In case you keep track of our tweets, you may have noticed that we approach the topic of security humorously sometimes, and because there is a lot of potential for misunderstanding we’d like to explain why we do this. It’s not all about who scores the best puns. It has a serious background, and it helps to keep a minimum distance to problems you are dealing with. Security has a strong link to the agenda of a person, a group, a company or a nation. Consider a fatal flaw in a major software package. The typical actors connected to this bug are the group/person who found it, the group/person who published it (not necessarily the same as the discoverers), the developers of the software (could be a community or a company or both), the
The schedule for DeepSec 2012 is mostly stable (YMMV applies). We are still working on some content and will update the description. So this is the right time for you to take advantage of the early bird rates. We will describe every single workshop and presentation in our blog with an article because we want to give you more information on why we think the content is relevant and why you need to listen to the speaker. We have also contacted other security researchers for comments on the talks and will add their opinion and answer to the articles as well. Hope to see you all at DeepSec 2012!
You have probably read one of the many reviews of security tools published in the depths of the Internet. A lot of magazines feature articles with the headline „Top n Tools for $TASK“. While reviews are a nice way of being introduced to new things, especially tools and software, you have to be careful when it comes to reviewing the security aspects of code or your new favourite tool. First of all you cannot analyse the security design and possible flaws by reading the FAQ section of the project web site or the user manual. You have to evaluate the code and the components it uses. Don’t be fooled or distracted by encryption for it doesn’t necessarily secure anything. Getting a security design right is very hard, and sprinkling cryptography over serious design flaws
Today we had a visit from an Austrian television crew to answer some short questions about wireless security. It’s too bad that journalists always look for „hackers“ who „hack something“. While we had no idea what they were talking about, we delivered a short summary of wireless security. For most of you this is old news, but for a broad audience in front of TV sets it’s still a mystery. Usually no one really know what the difference between WPA and WPA2 is. In addition you have WEP and WPS, in-depth you have TKIP and AES, too. All of this sounds pretty intimidating. If you add some cinematic scenes, you can imagine the hero (or evil villain) discovering a wireless network, pressing some keys and gaining access mere seconds later. Defences have been breached,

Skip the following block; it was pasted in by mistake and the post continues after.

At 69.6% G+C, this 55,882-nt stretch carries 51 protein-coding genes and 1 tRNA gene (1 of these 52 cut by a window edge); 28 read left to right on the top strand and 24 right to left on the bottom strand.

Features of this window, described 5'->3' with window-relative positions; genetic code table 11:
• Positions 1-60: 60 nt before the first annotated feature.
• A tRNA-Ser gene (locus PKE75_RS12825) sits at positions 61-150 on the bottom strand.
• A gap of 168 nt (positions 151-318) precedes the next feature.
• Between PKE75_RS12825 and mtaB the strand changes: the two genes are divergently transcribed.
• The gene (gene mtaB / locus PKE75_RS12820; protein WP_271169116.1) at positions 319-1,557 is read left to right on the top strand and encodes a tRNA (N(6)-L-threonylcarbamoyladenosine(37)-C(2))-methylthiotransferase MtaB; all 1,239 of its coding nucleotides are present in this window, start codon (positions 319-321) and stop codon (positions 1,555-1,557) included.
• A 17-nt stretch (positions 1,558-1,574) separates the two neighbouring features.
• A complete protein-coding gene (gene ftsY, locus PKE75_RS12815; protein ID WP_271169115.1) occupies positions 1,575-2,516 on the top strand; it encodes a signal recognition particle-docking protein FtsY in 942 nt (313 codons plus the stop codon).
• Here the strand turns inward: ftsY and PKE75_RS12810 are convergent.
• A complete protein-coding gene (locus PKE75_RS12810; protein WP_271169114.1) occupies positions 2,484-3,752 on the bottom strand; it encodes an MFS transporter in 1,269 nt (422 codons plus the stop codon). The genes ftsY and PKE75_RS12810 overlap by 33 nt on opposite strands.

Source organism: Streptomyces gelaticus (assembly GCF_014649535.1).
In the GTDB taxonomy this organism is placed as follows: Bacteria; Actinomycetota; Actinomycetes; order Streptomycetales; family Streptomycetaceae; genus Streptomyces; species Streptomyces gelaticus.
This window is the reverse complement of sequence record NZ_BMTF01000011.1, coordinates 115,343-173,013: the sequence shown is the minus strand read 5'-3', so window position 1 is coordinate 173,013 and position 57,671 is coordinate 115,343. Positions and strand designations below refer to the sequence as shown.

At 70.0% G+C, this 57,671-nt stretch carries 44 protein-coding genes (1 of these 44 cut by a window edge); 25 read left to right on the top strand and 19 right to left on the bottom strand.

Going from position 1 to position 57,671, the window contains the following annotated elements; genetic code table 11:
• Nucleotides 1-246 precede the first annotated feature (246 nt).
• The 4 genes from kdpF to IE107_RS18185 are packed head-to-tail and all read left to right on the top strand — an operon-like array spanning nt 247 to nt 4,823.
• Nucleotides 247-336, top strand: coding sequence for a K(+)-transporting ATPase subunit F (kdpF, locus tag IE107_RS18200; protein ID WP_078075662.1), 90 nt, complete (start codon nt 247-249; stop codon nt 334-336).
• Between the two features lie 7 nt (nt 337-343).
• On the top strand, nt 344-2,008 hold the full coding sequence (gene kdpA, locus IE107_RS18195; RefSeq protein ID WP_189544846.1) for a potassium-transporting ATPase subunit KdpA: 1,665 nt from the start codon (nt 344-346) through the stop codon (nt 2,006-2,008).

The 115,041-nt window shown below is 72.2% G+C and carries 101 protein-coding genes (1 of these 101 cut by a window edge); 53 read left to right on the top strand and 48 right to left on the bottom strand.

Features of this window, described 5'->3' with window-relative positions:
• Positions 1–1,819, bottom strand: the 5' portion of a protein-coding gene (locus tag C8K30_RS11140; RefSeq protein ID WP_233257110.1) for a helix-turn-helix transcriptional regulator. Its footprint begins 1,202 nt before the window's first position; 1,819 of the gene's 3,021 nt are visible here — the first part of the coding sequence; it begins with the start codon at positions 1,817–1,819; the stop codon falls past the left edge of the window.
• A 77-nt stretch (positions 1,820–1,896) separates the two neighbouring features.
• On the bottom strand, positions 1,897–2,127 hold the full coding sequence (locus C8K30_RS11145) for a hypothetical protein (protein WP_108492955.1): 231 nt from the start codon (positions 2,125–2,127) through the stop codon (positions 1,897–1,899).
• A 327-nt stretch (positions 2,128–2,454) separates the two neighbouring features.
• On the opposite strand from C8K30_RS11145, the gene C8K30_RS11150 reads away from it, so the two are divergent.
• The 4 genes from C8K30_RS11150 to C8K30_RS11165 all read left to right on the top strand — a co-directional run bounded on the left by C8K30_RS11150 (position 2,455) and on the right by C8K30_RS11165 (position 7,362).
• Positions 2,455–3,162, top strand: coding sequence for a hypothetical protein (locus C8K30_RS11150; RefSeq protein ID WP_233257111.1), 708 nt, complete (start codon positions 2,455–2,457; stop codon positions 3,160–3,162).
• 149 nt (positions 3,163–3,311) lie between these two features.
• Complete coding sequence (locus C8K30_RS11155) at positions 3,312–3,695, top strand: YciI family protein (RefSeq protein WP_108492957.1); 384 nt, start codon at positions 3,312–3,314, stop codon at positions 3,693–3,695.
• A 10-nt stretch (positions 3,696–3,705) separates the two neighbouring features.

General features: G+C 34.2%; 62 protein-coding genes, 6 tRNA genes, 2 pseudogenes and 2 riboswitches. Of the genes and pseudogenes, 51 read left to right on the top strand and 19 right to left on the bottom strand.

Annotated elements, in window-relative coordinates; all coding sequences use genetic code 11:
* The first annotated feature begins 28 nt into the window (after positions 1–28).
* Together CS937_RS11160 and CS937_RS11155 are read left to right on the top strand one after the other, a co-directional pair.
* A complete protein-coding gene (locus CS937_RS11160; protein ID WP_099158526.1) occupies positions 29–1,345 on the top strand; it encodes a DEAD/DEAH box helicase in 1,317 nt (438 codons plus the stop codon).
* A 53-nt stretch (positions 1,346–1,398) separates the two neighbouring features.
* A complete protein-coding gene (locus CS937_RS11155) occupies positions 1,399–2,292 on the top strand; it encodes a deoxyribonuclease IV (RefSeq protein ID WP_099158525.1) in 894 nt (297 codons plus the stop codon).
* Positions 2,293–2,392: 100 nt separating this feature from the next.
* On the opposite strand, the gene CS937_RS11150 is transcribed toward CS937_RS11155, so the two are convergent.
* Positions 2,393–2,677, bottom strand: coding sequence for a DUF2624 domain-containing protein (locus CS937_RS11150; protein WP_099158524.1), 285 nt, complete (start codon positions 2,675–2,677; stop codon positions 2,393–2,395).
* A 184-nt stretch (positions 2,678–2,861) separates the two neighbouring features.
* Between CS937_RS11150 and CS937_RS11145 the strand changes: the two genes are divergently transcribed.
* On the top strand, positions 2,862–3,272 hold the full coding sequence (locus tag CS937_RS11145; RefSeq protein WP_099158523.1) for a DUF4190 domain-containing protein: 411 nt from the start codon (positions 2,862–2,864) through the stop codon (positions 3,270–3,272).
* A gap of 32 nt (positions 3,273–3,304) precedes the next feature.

You have probably been to conferences, and might even have seen hackers in the wild attending events. When it comes to events where IT security is discussed, everyone needs a friendly atmosphere so you can trust the people you meet. The DeepSec conference aims to be a place where these criteria are met. We want you to be able to talk to anyone about anything. Judging from the feedback we got this goal was met. We’d like to introduce a statement published on our web site to emphasise our mission. It’s a policy to express our intention to provide a friendly and safe environment for everyone talking at and attending DeepSec events (the policy covers all DeepSec activities). Before any of you jump to conclusions, let me explain why we added the policy as
There are probably less than 5 persons on this planet who know what cloud computing really means. The figure might be exaggerated, but while enterprises, consultants and vendors try to figure out the best cloud for their business model the attackers already take advantage of cloud infrastructure. Let’s disregard climate dependencies and extraordinary political environments for a moment (if you say yes to cloud computing, then you have this already taken into account and under control, right?). Let’s focus on on the security implications for the moment. There’s an example of a string of unintended consequences by a successful social engineering attack. The target was a „cloud account“ linked to storage and three personal devices (a phone, a tablet and a laptop). The attacker gained access by means of tech support and bypassing security